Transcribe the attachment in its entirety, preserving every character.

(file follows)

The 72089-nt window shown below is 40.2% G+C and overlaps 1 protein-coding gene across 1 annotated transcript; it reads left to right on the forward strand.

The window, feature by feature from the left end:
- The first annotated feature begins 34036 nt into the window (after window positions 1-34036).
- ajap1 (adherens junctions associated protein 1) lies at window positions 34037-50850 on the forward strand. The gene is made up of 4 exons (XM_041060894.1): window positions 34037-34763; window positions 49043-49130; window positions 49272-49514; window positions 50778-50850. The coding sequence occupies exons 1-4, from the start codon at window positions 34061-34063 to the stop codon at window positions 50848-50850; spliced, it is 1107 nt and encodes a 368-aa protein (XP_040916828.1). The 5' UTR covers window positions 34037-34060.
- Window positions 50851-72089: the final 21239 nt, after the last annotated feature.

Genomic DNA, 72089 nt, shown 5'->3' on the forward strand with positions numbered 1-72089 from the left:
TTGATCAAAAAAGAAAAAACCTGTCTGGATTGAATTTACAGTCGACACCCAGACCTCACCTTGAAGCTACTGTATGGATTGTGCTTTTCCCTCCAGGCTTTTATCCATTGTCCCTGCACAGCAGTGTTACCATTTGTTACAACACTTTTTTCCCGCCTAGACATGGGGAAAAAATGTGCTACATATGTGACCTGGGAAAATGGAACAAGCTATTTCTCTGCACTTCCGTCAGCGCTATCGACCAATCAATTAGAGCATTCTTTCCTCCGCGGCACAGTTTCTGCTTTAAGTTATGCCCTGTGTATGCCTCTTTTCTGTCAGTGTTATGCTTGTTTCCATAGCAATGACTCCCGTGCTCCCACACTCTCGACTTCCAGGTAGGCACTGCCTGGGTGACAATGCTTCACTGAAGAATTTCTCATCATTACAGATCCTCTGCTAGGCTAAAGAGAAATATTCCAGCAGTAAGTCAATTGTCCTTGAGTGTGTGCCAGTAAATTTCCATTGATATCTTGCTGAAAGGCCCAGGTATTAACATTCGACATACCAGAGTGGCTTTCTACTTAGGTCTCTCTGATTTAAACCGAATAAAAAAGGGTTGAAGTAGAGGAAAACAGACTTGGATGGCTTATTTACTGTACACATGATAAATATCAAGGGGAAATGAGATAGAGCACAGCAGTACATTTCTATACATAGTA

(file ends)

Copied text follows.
The 72089-nt window shown below is 40.2% G+C and overlaps 1 protein-coding gene across 1 annotated transcript; it reads left to right on the forward strand.

The window, feature by feature from the left end:
- The first annotated feature begins 34036 nt into the window (after window positions 1-34036).
- ajap1 (adherens junctions associated protein 1) lies at window positions 34037-50850 on the forward strand. The gene is made up of 4 exons (XM_041060894.1): window positions 34037-34763; window positions 49043-49130; window positions 49272-49514; window positions 50778-50850. The coding sequence occupies exons 1-4, from the start codon at window positions 34061-34063 to the stop codon at window positions 50848-50850; spliced, it is 1107 nt and encodes a 368-aa protein (XP_040916828.1). The 5' UTR covers window positions 34037-34060.
- Window positions 50851-72089: the final 21239 nt, after the last annotated feature.

Genomic DNA, 72089 nt, shown 5'->3' on the forward strand with positions numbered 1-72089 from the left:
TTGATCAAAAAAGAAAAAACCTGTCTGGATTGAATTTACAGTCGACACCCAGACCTCACCTTGAAGCTACTGTATGGATTGTGCTTTTCCCTCCAGGCTTTTATCCATTGTCCCTGCACAGCAGTGTTACCATTTGTTACAACACTTTTTTCCCGCCTAGACATGGGGAAAAAATGTGCTACATATGTGACCTGGGAAAATGGAACAAGCTATTTCTCTGCACTTCCGTCAGCGCTATCGACCAATCAATTAGAGCATTCTTTCCTCCGCGGCACAGTTTCTGCTTTAAGTTATGCCCTGTGTATGCCTCTTTTCTGTCAGTGTTATGCTTGTTTCCATAGCAATGACTCCCGTGCTCCCACACTCTCGACTTCCAGGTAGGCACTGCCTGGGTGACAATGCTTCACTGAAGAATTTCTCATCATTACAGATCCTCTGCTAGGCTAAAGAGAAATATTCCAGCAGTAAGTCAATTGTCCTTGAGTGTGTGCCAGTAAATTTCCATTGATATCTTGCTGAAAGGCCCAGGTATTAACATTCGACATACCAGAGTGGCTTTCTACTTAGGTCTCTCTGATTTAAACCGAATAAAAAAGGGTTGAAGTAGAGGAAAACAGACTTGGATGGCTTATTTACTGTACACATGATAAATATCAAGGGGAAATGAGATAGAGCACAGCAGTACATTTCTATACATAGTA